Dieudonné Brou achieved success after prison with his company Koffi Noir. Now, he’s helping others do the same.
Now, Brou is putting meaning behind fashion at Koffi Noir, which he co-founded with his sister, Veronique Brou. It’s a passion project for Brou, who aims to give Koffi Noir customers a luxury experience—something he believes should be accessible to anyone. “Everybody deserves a quality pair of shoes,” he said.
Self-proclaimed “dandy,” poet, and performance artist Sir Michael Wayne has provided Koffi Noir’s designers with creative direction. Black dandyism is a style of dress and demeanor used by some Black men as both an expression of rebellion and as a means of distinction, dating back to slavery: The men dress in formal attire to distinguish themselves as free and established gentlemen.
“One thing that folks may not be aware of is Black folk contributions to the fashion space,” said Brou. ”When it comes to Black dandies, they have a whole other connotation and conversation because of our experiences with slavery, the transatlantic slave trade, and colonialism.”
Brou has also worked closely with friend and fellow Oakland-based designer Akintunde Ahmad, founder of Ade Dehye, a fashion brand that sources materials from Africa and specifically from Accra, Ghana, where Brou’s family is from. The materials used include textiles, fabrics, and leather from animals such as pythons, crocodiles, and Ostriches. Research is done to make sure their animal and plant-based products come from ethical sources.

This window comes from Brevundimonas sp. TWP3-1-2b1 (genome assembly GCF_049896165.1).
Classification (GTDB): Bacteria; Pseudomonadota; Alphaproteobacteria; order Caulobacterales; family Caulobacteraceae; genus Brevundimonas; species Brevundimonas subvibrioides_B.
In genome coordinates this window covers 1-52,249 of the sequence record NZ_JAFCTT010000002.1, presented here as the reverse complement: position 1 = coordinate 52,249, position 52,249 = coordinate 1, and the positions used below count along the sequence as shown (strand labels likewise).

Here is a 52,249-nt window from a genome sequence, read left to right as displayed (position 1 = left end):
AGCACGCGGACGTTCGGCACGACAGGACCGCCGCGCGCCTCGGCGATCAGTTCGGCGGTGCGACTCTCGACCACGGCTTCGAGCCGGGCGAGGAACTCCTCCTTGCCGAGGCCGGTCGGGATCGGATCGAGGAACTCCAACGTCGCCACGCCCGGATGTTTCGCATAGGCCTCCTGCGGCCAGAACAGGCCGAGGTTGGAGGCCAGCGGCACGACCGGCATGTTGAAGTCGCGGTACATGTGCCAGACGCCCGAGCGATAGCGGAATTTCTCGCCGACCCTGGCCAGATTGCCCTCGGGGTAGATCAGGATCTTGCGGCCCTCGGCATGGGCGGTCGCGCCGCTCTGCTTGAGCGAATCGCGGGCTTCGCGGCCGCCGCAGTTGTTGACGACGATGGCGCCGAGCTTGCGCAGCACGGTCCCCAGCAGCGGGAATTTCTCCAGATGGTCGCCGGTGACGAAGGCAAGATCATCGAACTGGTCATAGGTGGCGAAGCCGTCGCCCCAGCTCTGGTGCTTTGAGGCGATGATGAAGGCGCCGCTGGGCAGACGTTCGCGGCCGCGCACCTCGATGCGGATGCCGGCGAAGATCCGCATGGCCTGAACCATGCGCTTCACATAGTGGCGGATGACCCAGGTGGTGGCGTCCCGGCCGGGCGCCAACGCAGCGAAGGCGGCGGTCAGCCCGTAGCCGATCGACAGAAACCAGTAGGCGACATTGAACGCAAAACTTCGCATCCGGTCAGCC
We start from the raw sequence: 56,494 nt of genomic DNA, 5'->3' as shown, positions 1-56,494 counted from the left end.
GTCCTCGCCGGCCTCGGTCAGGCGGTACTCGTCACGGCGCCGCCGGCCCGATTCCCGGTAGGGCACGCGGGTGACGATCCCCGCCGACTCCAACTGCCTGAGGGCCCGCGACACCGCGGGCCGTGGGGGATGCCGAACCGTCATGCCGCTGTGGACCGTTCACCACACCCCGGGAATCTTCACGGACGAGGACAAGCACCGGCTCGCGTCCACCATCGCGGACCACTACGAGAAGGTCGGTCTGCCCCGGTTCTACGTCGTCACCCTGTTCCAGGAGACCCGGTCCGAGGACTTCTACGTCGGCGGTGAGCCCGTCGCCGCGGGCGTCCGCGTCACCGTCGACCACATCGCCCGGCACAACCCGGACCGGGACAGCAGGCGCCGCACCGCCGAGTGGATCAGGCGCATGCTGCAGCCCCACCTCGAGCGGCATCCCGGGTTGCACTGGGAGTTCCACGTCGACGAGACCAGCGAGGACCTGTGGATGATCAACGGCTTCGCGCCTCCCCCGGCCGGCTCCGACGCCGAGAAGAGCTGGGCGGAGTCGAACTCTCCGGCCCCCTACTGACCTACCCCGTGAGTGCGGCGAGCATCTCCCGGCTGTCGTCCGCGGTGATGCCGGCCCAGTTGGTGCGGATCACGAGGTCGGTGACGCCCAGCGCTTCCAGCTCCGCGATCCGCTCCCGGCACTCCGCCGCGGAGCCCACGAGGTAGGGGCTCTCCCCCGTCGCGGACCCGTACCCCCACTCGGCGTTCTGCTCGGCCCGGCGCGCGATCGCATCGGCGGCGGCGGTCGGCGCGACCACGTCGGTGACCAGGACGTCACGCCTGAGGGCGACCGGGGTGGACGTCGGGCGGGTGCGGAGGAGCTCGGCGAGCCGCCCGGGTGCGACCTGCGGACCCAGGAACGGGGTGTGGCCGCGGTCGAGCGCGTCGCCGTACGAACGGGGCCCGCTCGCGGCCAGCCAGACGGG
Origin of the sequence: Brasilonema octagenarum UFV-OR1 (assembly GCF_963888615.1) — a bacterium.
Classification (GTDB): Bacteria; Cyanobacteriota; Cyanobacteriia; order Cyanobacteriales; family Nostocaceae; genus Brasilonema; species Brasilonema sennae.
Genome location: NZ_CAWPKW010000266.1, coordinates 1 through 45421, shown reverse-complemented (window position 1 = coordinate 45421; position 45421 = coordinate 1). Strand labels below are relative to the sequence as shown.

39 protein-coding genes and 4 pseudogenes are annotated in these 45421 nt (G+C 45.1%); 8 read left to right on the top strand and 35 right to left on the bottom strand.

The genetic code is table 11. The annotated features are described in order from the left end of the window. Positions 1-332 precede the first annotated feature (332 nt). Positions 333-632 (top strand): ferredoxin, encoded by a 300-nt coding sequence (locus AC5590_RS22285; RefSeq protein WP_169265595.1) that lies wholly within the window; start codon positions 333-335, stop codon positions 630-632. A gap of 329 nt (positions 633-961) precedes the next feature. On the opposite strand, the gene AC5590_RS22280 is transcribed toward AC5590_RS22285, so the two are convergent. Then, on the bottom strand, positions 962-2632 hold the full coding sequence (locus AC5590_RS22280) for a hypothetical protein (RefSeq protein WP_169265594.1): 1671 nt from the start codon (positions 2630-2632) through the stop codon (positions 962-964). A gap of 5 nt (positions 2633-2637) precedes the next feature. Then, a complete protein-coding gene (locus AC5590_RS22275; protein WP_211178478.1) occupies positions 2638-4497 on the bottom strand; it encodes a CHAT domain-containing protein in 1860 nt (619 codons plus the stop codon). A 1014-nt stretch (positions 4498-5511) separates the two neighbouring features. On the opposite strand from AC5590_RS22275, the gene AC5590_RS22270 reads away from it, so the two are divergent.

Brou said Koffi Noir is currently working on non-footwear items including wardrobe capsules and crew-neck sweaters, and is planning a style guide. He wants to someday own a leather tanner so he can make materials accessible to other Black designers and create jobs.
Each Koffi Noir shoe is made-to-order and customized through one-on-one consultations. The shoes take two months to be handmade and are then delivered to the customer. The shoes range from $275 to $500 based on the materials and customization. “It’s not so much the price of the shoe per se,” Brou said of the cost. “It’s really the experience and how they feel in that process of purchasing the shoe.”
Giving back to formerly incarcerated men and youth
Brou’s passion for Koffi Noir is equaled by his commitment to helping other formerly incarcerated people achieve their own success through his work as a youth advocacy and program coordinator at Urban Peace Movement, an Oakland-based nonprofit.
“I’m doing this work around prison abolition and trying to find alternatives to incarceration for young people,” said Brou.
Beginning in 2020, California began granting early releases to thousands of incarcerated people as a way to lower the risk of COVID-19 spreading in state prisons. The transition back into society is often challenging for those sent home with little support or resources, making the work of Brou and others like him critical.
On Wednesday nights, Brou co-leads a Black men’s group with Adimu Madyun and Chiedu Ufoegbune called DetermiNation. The group is often hosted at Third Eye Soul Kitchen in West Oakland’s Hoover Foster neighborhood and meals are prepared for the attendees, many of whom are arriving after work.